Applicative For-Yield

In addition to the monadic forM expression, Flix supports an applicative forA expression that builds on the Applicative trait. The forA construct makes it simple to write error-handling code which uses the Validation[e, t] data type.

Working with Validations

We can use the forA expression to validate user input while collecting all errors.

enum Connection(String, String)

enum InvalidInput {
    case InvalidUserName,
    case InvalidPassword

def validateUser(s: String): Validation[InvalidInput, String] =
    if (8 <= String.length(s) and String.forAll(Char.isLetter, s))

def validatePass(s: String): Validation[InvalidInput, String] =
    if (12 <= String.length(s) and String.length(s) <= 20)

def connect(u: String, p: String): Validation[InvalidInput, Connection] = 
    forA (
        user <- validateUser(u);
        pass <- validatePass(p)
    ) yield Connection.Connection(user, pass)

The expression:

connect("Lucky Luke", "Ratata")

evaluates to:

Failure(Nec#{InvalidUserName, InvalidPassword})

which contains both input validation errors. On the other hand, the expression:

connect("luckyluke", "password12356789")

evaluates to:

Success(Connection(luckyluke, password12356789))

Applicatives are Independent Computations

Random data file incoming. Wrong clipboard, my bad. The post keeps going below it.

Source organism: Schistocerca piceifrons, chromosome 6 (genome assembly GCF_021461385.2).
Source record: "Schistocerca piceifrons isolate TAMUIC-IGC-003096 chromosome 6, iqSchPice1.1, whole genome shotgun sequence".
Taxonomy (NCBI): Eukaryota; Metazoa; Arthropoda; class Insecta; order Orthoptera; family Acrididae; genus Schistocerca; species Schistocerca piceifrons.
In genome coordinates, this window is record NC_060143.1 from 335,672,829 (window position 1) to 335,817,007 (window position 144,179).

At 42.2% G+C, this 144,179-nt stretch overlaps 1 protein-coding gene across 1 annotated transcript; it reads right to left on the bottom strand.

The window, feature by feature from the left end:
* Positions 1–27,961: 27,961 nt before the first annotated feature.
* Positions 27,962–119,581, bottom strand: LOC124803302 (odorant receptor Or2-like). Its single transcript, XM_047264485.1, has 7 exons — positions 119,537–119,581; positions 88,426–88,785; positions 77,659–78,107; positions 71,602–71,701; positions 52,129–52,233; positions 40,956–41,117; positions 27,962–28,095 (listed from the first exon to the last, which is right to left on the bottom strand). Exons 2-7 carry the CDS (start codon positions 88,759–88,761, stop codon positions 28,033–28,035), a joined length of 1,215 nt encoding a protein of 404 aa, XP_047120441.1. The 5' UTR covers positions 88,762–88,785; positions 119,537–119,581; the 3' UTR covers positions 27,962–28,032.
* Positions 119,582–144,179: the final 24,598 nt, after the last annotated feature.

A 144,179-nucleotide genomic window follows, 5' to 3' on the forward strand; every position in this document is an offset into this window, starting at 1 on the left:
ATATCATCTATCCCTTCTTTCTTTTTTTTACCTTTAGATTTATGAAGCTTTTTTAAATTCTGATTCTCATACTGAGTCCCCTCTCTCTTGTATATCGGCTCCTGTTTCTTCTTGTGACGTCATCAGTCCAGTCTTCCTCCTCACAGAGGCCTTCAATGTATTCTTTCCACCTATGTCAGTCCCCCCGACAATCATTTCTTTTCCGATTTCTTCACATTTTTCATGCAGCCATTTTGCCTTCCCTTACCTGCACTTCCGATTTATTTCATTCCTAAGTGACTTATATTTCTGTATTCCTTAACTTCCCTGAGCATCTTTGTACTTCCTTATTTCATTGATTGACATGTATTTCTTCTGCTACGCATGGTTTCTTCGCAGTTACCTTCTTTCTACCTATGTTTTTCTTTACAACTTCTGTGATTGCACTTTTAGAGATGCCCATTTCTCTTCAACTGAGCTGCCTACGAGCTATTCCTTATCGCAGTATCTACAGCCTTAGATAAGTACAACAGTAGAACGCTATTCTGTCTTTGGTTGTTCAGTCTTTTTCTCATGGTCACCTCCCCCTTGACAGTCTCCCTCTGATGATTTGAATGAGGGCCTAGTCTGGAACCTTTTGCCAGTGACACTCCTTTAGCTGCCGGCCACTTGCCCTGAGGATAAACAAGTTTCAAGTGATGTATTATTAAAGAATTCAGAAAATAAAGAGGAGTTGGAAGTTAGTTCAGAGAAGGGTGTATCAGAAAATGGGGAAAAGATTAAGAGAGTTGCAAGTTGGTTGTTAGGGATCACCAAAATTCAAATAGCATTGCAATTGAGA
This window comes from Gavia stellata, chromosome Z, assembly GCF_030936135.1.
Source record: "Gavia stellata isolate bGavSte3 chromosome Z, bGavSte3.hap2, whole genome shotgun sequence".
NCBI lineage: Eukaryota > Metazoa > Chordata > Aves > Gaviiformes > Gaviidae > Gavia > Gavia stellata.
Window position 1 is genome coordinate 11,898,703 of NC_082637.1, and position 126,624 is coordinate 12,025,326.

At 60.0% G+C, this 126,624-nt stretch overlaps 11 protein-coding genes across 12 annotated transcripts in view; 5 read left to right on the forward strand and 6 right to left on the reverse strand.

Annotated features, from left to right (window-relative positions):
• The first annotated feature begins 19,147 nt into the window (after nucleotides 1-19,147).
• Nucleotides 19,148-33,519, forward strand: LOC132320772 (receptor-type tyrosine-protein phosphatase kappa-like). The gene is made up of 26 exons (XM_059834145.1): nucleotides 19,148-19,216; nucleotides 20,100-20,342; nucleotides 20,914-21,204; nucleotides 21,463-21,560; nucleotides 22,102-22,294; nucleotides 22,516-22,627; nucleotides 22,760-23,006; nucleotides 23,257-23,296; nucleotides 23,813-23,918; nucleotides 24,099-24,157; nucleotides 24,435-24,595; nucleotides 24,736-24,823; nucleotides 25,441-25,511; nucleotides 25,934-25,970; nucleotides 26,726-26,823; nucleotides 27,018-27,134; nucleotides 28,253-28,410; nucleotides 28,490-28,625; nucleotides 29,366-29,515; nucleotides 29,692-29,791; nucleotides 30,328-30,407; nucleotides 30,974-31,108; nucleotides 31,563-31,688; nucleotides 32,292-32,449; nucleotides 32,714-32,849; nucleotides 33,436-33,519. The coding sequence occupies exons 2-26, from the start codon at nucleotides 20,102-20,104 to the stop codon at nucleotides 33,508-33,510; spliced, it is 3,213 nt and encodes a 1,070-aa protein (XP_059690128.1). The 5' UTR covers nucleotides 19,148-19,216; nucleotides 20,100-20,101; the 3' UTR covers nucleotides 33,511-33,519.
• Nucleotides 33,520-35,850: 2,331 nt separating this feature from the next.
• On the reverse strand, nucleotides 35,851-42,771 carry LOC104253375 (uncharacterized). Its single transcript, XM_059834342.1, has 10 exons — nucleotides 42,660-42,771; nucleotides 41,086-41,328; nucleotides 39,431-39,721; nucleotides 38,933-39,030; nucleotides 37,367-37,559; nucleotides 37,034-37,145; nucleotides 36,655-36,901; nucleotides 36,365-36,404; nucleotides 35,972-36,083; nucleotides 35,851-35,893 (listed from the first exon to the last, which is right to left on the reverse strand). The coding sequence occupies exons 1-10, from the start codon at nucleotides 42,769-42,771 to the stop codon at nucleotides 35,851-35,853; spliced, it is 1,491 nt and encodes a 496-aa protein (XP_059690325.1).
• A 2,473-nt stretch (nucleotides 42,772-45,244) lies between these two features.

We can write a monadic forM expression where the result of one monadic operation is used as the input to another monadic operation. For example:

forM(x <- Some(123);  y <- Some(x)) 
    yield (x, y)

Here the value of y depends on x. That is, the computation of x and y are not independent.

If we try to same with the applicative forA expression:

forA(x <- Some(123); y <- Some(x))
    yield (x, y)

then the Flix compiler emits a compiler error:

❌ -- Resolution Error --------------

>> Undefined name 'x'.

10 |         y <- Some(x)
                       name not found

because the computations of x and y are independent and hence the value of x is not in scope when we define the value of y.


The forA expression is syntactic sugar for uses of and Applicative.ap.

For example, the expression:

let o1 = Some(21);
let o2 = Some(42);
forA(x <- o1; y <- o2) 
    yield x + y;

is de-sugared to:

Applicative.ap( -> y -> x + y, o1), o2)